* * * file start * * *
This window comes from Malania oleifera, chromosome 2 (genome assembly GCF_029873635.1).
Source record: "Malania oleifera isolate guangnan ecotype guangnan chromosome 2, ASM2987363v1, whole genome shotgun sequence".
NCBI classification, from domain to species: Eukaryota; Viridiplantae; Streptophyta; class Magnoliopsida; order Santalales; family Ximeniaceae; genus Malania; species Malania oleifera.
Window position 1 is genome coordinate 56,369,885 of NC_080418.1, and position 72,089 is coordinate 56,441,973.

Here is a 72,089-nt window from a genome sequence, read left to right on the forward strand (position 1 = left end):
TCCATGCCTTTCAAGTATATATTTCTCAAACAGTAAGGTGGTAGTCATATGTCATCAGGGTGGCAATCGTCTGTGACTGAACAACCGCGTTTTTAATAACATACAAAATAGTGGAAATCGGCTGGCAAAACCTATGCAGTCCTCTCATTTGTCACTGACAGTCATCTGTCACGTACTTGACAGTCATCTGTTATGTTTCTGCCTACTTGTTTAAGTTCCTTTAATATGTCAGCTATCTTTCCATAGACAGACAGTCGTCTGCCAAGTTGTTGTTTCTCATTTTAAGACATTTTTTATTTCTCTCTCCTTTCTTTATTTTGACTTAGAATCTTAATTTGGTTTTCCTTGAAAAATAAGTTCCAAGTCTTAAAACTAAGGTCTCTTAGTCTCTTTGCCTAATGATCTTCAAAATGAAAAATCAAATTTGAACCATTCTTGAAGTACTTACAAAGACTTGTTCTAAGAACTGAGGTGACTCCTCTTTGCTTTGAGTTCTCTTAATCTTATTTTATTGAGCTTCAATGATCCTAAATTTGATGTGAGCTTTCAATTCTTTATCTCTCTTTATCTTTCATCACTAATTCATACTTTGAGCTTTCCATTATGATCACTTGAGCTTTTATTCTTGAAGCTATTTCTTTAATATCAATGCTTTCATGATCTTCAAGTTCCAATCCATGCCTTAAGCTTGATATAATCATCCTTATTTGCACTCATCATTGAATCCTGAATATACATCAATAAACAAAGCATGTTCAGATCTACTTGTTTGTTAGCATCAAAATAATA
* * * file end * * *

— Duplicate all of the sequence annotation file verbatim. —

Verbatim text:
This window comes from Malania oleifera, chromosome 2 (genome assembly GCF_029873635.1).
Source record: "Malania oleifera isolate guangnan ecotype guangnan chromosome 2, ASM2987363v1, whole genome shotgun sequence".
NCBI classification, from domain to species: Eukaryota; Viridiplantae; Streptophyta; class Magnoliopsida; order Santalales; family Ximeniaceae; genus Malania; species Malania oleifera.
Window position 1 is genome coordinate 56,369,885 of NC_080418.1, and position 72,089 is coordinate 56,441,973.

Here is a 72,089-nt window from a genome sequence, read left to right on the forward strand (position 1 = left end):
TCCATGCCTTTCAAGTATATATTTCTCAAACAGTAAGGTGGTAGTCATATGTCATCAGGGTGGCAATCGTCTGTGACTGAACAACCGCGTTTTTAATAACATACAAAATAGTGGAAATCGGCTGGCAAAACCTATGCAGTCCTCTCATTTGTCACTGACAGTCATCTGTCACGTACTTGACAGTCATCTGTTATGTTTCTGCCTACTTGTTTAAGTTCCTTTAATATGTCAGCTATCTTTCCATAGACAGACAGTCGTCTGCCAAGTTGTTGTTTCTCATTTTAAGACATTTTTTATTTCTCTCTCCTTTCTTTATTTTGACTTAGAATCTTAATTTGGTTTTCCTTGAAAAATAAGTTCCAAGTCTTAAAACTAAGGTCTCTTAGTCTCTTTGCCTAATGATCTTCAAAATGAAAAATCAAATTTGAACCATTCTTGAAGTACTTACAAAGACTTGTTCTAAGAACTGAGGTGACTCCTCTTTGCTTTGAGTTCTCTTAATCTTATTTTATTGAGCTTCAATGATCCTAAATTTGATGTGAGCTTTCAATTCTTTATCTCTCTTTATCTTTCATCACTAATTCATACTTTGAGCTTTCCATTATGATCACTTGAGCTTTTATTCTTGAAGCTATTTCTTTAATATCAATGCTTTCATGATCTTCAAGTTCCAATCCATGCCTTAAGCTTGATATAATCATCCTTATTTGCACTCATCATTGAATCCTGAATATACATCAATAAACAAAGCATGTTCAGATCTACTTGTTTGTTAGCATCAAAATAATA